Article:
By Christopher Lang, April 23, 2018 | NJBIZ
To maintain the state’s leading role in biotech, the public and private sectors are investing hundreds of millions of dollars to establish innovation incubators to help grow the next generation of medical re-searchers and companies.
New Jersey-based life science companies received $114 million in tax incentives last year for projects aimed at fostering sector growth.
The incubators — or accelerators, as those geared to advanced-stage startups are known —provide mentorship, experience, guidance and collaborative opportunities for companies that need a space to develop their ideas, while also protecting their intellectual property rights.
“The importance of incubators has been increasingly proven over the years and the recognition that New Jersey needs more is a newer recognition,” said Debbie Hart, president and CEO of BioNJ, a nonprofit that advocates on behalf of the biotechnology industry in New Jersey. “The fabulous news is that people are putting resources and money into creating these incubators. There are new spaces coming online to further complement the incubators that are already [in New Jersey].”
Incubators help entrepreneurs move from concept to a prototype stage. These centers of development can be sponsored by public or private entities or a combination of the two. The roster of incubators in New Jersey varies.
The state has a program under the New Jersey Economic Development Authority; Celgeneannounced it is starting an incubator and collaboration center at its Summit West Research campus; and Princeton University is preparing to open its hub in partnership with a private company based in New England.
In partnership with BioLabs, Princeton will open the Princeton Innovation Center BioLabs this year. It is a more than 30,000-square-foot facility that can house approximately 25 startups for up to 200 people looking to get a new company or idea off the ground.
So far, eight companies have been admitted into the Princeton incubator, which will open for use sometime this spring, said Johannes Fruehauf, BioLabs founder and president. To date, the Massachusetts-based company has started eight incubators, with Princeton University being the latest addition to a growing network. Its incubators have helped to launch more than 200 companies and have created hundreds of jobs in the life sciences and biotechnology fields.
There are no set guidelines for how to organize an incubator and the rules of engagement can vary.
For example, the Princeton incubator companies are comprised of postgraduate students and faculty. By contrast, undergrads could be part of an incubator at Rutgers.
Some programs charge rent from the tenants while others do not, but generally no incubator offers permanent office space over the longer term. Meantime, depending on which incubator a company chooses, there could be growth funding or partnerships on offer.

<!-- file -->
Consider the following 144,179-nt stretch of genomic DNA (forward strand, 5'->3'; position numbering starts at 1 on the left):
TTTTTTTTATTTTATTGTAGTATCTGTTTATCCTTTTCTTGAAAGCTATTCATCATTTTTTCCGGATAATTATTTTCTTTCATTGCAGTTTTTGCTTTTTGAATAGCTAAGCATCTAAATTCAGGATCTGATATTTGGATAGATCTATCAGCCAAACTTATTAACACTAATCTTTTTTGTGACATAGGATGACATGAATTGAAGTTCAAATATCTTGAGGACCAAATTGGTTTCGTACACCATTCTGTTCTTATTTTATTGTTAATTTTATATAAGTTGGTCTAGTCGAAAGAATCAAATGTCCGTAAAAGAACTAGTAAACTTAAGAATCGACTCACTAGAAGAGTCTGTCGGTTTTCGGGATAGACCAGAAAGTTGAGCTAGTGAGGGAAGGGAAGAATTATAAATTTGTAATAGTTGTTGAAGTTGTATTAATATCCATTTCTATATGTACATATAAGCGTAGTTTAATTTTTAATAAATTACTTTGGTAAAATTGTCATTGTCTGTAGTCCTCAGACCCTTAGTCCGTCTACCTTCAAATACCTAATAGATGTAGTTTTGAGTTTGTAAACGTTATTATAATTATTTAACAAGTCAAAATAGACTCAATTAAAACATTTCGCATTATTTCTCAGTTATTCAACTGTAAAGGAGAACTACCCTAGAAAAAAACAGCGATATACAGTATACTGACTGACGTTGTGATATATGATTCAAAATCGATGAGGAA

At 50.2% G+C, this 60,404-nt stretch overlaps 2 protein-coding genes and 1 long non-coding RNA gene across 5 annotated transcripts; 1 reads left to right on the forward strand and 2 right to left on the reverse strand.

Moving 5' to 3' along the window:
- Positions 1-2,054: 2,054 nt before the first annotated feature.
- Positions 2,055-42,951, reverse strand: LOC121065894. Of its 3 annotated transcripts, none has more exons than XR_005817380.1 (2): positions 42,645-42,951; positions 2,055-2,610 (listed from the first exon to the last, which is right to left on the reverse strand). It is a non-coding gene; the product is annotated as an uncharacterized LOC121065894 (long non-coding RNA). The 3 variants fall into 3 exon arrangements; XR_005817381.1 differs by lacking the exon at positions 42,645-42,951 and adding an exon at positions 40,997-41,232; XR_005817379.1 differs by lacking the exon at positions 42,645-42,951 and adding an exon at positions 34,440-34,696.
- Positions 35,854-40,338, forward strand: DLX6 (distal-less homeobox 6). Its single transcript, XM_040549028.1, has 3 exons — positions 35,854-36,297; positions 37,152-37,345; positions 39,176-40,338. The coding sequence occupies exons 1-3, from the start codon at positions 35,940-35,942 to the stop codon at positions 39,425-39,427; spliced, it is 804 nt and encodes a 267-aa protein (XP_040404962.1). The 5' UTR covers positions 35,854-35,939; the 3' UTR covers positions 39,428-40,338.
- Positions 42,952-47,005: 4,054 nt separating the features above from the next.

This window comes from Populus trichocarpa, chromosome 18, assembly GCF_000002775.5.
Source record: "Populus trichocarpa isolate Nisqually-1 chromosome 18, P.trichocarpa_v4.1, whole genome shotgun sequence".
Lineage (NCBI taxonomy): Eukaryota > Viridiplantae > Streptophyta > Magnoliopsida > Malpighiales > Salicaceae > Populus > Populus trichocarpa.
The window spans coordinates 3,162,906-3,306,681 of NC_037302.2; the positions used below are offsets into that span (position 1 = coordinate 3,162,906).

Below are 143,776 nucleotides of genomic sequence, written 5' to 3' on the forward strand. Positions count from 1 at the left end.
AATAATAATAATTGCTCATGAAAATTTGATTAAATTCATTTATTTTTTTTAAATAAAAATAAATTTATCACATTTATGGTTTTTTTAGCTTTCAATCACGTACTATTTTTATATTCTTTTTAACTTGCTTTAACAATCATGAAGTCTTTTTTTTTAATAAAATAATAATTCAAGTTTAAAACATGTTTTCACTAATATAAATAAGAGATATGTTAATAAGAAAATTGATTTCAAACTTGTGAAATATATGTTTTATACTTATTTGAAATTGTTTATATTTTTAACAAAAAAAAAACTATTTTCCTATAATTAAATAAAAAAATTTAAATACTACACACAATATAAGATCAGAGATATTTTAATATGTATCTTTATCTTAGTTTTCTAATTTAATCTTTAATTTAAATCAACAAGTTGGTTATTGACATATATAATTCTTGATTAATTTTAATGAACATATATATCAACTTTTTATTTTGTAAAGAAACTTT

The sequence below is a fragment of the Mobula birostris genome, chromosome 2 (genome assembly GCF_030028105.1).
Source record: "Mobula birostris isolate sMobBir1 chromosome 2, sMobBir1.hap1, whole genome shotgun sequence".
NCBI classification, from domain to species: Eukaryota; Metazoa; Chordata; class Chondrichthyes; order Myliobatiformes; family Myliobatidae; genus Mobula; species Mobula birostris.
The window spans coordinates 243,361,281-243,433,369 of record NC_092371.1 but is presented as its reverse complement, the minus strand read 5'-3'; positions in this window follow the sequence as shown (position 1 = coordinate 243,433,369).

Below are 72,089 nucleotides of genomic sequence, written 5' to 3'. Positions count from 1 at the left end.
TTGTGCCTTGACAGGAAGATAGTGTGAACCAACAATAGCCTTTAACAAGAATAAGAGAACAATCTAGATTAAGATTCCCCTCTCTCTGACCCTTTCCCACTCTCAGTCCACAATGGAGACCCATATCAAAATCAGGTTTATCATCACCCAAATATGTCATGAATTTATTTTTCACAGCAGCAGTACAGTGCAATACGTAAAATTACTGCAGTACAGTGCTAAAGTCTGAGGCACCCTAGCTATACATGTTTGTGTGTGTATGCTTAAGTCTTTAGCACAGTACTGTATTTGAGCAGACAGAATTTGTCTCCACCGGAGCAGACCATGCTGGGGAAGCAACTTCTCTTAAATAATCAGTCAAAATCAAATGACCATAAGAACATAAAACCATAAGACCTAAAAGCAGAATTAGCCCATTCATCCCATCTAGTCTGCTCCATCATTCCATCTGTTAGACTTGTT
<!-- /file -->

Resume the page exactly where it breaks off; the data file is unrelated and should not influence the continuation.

One main hub in New Jersey’s incubator program is the state EDA’s Commercialization Center for Innovative Technologies located in North Brunswick. It’s a 46,000-square-foot facility on a 50-acre lot at the campus of The Technology Centre of New Jersey, which provides its tenants with office space, support staff, shared conference rooms, loading docks and even a kitchen among other features, all necessities for nourishing these potential small businesses.
“Supporting these people is important because these are the inventions of the future,” said Anne-Marie Maman, executive director of the Princeton Entrepreneurship Council. “A long time ago, we said ‘well we’ve invented the car in the Model-T and there is nothing else to do.’ Now we have sent people to the Moon and eventually to Mars, so there’s always that next step of what is coming next. It is so exciting to see these future technologies developing, the possibilities of them. All of them won’t be successful, but some of them will be and some of them will change the world.”
Amicus Therapeutics is one of those success stories. A Nasdaq-listed company based in Cranbury, it acquired biotech company Scioderm in 2015 for almost $950 million in cash and stock.
“The fundamental thing that has changed is the pressure on the pharma companies to manage their overhead; for them to continue to grow, they have to show value to their stockholders and be more profitable,” said Christopher Molloy, senior vice president for research and development at Rutgers University Office of Research and Economic Development. “Companies are looking for more ways to be innovative.”
At Rutgers, to help spur that development, the university earmarked approximately $3 million into a fund to help new technologies move toward proof-of-concept. That in turn could lead to an innovative technology being sold or spun out.
The effort is part of the university’s life sciences innovation cluster. Though still in the early stages, it is similar to a renewed focus on innovation in the industry that is rooted in developing new companies by providing support services.
“We are trying to create an ecosystem similar to what has happened [in other states],” Molloy said.
California and New York are hot spots for incubators. Together they are home to 600 of all industry types, compared to 15 in New Jersey.
“When it comes to the economic development side … this is one area in New Jersey that we have felt for a long time that is lacking,” Hart said. “So to ramp up our offerings and our company creation will just make us an even stronger ecosystem.”